mostly reflect the concerns of the state meet group and individual needs?
      The attention of Balkan policy makers is increasingly shifting towards
      issues such as organised crime, cross border trafficking, immigration and
      environmental pollution, as well as the defence of national identity,
      with one national security doctrine within the region even giving special
      emphasis to 'cybernetic war'. What does this shift mean in practical
      security terms?

      The conference will also consider how security might be fostered in the
      Balkans at the individual, group, state and regional level. Security
      studies have traditionally focussed at the state and interstate level yet
      many initiatives in the Balkans are being implemented at the community
      level. What is to be the relationship between state and group and
      individual security, between global and local initiatives? Are low-level
      initiatives going to create a sustainable security environment or can
      this only be produced at an interstate or regional level? Are the hopes
      for large-scale group reconciliation after so much conflict realistic?
      Large areas of the Balkans are now under the supervision of international
      mandates. Will such international intervention lay the ground for a
      sustainable security environment in the Balkans, or, are initiatives from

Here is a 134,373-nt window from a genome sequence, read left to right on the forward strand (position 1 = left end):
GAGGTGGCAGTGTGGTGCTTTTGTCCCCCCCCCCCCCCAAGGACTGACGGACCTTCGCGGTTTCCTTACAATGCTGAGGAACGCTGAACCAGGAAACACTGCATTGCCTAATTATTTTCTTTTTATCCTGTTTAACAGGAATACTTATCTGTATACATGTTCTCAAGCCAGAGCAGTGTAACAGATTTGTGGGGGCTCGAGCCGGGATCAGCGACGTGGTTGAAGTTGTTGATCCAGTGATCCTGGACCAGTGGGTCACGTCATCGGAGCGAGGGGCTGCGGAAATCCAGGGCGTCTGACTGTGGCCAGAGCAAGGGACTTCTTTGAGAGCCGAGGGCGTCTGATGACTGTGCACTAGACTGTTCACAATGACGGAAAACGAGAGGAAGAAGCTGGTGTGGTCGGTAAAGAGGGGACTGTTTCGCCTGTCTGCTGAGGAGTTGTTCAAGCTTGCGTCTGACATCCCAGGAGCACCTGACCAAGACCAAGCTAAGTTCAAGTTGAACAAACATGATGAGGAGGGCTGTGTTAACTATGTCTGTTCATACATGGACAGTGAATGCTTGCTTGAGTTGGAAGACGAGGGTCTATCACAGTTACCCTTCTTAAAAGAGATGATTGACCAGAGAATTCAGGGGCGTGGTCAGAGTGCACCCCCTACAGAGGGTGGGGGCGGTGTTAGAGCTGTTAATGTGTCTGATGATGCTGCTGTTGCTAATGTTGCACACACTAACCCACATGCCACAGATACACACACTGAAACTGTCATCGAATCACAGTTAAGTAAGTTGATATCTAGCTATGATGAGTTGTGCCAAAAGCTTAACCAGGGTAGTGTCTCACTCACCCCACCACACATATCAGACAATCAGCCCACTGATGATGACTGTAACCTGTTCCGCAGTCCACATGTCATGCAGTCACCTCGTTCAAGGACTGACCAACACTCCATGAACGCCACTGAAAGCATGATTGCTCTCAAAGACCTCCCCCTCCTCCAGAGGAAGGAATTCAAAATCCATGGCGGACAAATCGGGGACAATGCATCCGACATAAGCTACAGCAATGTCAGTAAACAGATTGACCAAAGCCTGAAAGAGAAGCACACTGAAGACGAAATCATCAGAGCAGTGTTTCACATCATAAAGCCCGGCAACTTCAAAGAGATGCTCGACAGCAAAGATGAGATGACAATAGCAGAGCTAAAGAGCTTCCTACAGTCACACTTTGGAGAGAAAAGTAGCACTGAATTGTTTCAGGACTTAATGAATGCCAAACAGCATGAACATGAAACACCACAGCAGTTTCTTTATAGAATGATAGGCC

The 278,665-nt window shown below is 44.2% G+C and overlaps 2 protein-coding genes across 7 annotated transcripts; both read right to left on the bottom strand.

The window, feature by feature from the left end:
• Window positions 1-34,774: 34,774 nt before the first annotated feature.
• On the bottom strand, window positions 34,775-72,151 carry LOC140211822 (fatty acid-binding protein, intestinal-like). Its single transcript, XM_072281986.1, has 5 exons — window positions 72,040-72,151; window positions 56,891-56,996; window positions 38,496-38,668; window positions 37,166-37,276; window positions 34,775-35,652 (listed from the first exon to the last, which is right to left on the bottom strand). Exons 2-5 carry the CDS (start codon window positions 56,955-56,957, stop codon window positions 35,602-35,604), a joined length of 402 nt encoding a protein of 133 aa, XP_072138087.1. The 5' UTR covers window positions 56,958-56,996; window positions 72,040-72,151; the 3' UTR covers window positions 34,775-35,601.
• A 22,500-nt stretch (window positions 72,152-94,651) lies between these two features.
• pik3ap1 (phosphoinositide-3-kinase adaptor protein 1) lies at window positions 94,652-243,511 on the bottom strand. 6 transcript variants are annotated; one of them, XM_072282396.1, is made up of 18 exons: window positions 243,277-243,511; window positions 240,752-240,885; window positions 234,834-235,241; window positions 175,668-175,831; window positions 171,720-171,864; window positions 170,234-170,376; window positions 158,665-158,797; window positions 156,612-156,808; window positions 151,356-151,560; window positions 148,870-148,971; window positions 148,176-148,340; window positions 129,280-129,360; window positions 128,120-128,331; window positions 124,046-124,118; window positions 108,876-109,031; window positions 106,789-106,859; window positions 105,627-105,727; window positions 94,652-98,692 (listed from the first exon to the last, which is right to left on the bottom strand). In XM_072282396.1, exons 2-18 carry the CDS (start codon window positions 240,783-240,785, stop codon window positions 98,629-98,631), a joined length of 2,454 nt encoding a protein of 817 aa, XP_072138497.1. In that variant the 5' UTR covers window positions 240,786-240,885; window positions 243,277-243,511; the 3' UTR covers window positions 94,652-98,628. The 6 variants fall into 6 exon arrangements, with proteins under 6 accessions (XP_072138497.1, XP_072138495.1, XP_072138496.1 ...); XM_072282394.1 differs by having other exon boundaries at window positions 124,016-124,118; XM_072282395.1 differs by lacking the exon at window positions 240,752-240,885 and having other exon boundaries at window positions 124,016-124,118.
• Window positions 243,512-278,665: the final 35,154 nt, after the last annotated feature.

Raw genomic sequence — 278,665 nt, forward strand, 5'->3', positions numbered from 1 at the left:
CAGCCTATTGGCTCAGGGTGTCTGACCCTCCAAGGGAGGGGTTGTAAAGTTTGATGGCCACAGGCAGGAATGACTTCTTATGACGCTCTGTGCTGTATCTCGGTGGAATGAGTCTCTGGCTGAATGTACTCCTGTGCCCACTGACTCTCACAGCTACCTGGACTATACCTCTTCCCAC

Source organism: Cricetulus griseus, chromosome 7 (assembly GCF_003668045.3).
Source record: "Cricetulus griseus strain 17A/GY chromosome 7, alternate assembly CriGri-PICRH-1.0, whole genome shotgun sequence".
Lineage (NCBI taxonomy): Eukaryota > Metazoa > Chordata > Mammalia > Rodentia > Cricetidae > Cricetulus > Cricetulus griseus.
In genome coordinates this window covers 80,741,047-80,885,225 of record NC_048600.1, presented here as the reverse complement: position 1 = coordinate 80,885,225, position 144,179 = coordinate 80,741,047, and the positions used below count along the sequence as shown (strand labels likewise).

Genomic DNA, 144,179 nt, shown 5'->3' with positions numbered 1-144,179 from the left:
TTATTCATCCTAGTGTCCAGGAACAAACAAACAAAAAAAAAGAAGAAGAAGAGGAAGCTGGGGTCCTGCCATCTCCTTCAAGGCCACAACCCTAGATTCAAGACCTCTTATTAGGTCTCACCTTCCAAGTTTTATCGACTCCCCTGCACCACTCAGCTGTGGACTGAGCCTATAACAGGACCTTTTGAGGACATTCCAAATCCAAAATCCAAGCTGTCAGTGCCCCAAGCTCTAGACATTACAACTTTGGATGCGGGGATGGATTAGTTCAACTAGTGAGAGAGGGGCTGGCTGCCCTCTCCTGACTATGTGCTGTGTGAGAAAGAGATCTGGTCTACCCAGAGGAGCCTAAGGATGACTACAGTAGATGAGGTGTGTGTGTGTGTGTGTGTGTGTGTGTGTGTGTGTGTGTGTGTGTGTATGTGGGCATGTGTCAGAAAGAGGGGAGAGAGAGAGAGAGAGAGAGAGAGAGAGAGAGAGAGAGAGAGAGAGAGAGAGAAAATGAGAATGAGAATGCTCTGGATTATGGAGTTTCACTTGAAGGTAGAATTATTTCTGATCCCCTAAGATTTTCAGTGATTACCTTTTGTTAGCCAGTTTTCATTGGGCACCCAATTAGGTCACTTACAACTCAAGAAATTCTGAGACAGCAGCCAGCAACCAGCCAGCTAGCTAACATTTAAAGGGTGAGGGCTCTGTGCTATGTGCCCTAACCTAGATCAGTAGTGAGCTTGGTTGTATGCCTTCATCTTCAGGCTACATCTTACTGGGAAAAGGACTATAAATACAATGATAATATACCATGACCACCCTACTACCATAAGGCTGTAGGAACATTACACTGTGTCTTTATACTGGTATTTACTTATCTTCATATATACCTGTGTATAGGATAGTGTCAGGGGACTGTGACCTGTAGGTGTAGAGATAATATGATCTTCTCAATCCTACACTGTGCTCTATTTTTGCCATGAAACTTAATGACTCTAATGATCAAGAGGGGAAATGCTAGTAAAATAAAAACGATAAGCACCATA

what has grown to be a veritable peacekeeping industry merely
      substituting local structures? How are global initiatives to achieve
      local resonance? Can regionally based initiatives mediate? What form are
      such initiatives likely to take?

      Although much attention will inevitably be paid to Albania, Macedonia,
      Bosnia-Herzegovina and Yugoslavia, in particular Kosovo, we wish also to
      encourage papers considering other countries in the region and in
      particular those which offer a comparative or a theoretical approach.

      The conference, which is the second of the annual international
      conferences in South-East European Studies organised by the Centre for
      South-East European Studies, will be held on the 16-17 June 1999 at the
      School of Slavonic and East European Studies, University College London.
      The organisers are particularly keen in attracting the widest possible
      participation from academics, policy makers, and members of the media, as
      well as people involved in security issues on the ground, and invite
      proposals for papers of no more than 100 words.

      The proceedings of the conference will be published in book form.
      Participants are asked to prepare their contributions for advanced
      distribution (both electronic and hard copy). Participants will have 20
      minutes to deliver their papers; discussion will follow. The selection of
      papers will be the responsibility of the conference board. The conference
      language is English. Young scholars are particularly encouraged to submit
      proposals. Limited funding may be available for travel and accommodation
      with priority given to scholars coming from the Balkans. The deadline for
      proposals is 31 March 2000.

      For further information please contact:

      Stephanie Schwandner-Sievers and Peter Siani-Davies by email at
      security.conference@... or visit the website of the Centre for
      South-East European Studies at http://www.ssees.ac.uk/seecent.ht